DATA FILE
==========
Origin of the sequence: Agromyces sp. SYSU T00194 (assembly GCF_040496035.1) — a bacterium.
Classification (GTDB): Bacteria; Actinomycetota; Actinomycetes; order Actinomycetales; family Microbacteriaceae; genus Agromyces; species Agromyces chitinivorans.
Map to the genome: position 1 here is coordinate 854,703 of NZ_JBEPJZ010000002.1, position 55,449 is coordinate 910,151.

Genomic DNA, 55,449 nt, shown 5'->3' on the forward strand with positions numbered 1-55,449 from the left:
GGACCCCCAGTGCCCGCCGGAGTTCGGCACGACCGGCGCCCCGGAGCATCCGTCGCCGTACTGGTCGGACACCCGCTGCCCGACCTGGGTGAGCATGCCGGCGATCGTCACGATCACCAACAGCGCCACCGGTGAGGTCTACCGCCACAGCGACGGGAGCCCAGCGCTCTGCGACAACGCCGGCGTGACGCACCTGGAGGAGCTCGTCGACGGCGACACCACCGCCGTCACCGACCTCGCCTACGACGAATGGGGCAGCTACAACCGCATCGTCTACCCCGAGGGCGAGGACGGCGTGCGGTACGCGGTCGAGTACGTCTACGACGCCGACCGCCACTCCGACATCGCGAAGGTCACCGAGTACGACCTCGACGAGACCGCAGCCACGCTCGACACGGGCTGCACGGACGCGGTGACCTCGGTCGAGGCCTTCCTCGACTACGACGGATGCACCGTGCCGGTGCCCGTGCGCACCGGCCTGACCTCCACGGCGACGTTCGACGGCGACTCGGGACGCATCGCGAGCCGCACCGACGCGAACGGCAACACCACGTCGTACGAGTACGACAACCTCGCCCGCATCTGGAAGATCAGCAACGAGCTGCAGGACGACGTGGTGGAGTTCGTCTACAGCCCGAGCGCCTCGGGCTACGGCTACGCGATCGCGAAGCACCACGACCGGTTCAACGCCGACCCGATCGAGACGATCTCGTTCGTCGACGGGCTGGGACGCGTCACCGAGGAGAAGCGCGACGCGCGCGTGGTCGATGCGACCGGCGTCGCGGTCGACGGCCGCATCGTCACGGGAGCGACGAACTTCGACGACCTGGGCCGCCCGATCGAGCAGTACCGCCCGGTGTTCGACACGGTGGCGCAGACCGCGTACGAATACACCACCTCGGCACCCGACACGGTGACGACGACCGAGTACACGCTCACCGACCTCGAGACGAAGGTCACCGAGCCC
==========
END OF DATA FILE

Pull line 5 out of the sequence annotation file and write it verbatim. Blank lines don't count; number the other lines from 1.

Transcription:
GGACCCCCAGTGCCCGCCGGAGTTCGGCACGACCGGCGCCCCGGAGCATCCGTCGCCGTACTGGTCGGACACCCGCTGCCCGACCTGGGTGAGCATGCCGGCGATCGTCACGATCACCAACAGCGCCACCGGTGAGGTCTACCGCCACAGCGACGGGAGCCCAGCGCTCTGCGACAACGCCGGCGTGACGCACCTGGAGGAGCTCGTCGACGGCGACACCACCGCCGTCACCGACCTCGCCTACGACGAATGGGGCAGCTACAACCGCATCGTCTACCCCGAGGGCGAGGACGGCGTGCGGTACGCGGTCGAGTACGTCTACGACGCCGACCGCCACTCCGACATCGCGAAGGTCACCGAGTACGACCTCGACGAGACCGCAGCCACGCTCGACACGGGCTGCACGGACGCGGTGACCTCGGTCGAGGCCTTCCTCGACTACGACGGATGCACCGTGCCGGTGCCCGTGCGCACCGGCCTGACCTCCACGGCGACGTTCGACGGCGACTCGGGACGCATCGCGAGCCGCACCGACGCGAACGGCAACACCACGTCGTACGAGTACGACAACCTCGCCCGCATCTGGAAGATCAGCAACGAGCTGCAGGACGACGTGGTGGAGTTCGTCTACAGCCCGAGCGCCTCGGGCTACGGCTACGCGATCGCGAAGCACCACGACCGGTTCAACGCCGACCCGATCGAGACGATCTCGTTCGTCGACGGGCTGGGACGCGTCACCGAGGAGAAGCGCGACGCGCGCGTGGTCGATGCGACCGGCGTCGCGGTCGACGGCCGCATCGTCACGGGAGCGACGAACTTCGACGACCTGGGCCGCCCGATCGAGCAGTACCGCCCGGTGTTCGACACGGTGGCGCAGACCGCGTACGAATACACCACCTCGGCACCCGACACGGTGACGACGACCGAGTACACGCTCACCGACCTCGAGACGAAGGTCACCGAGCCC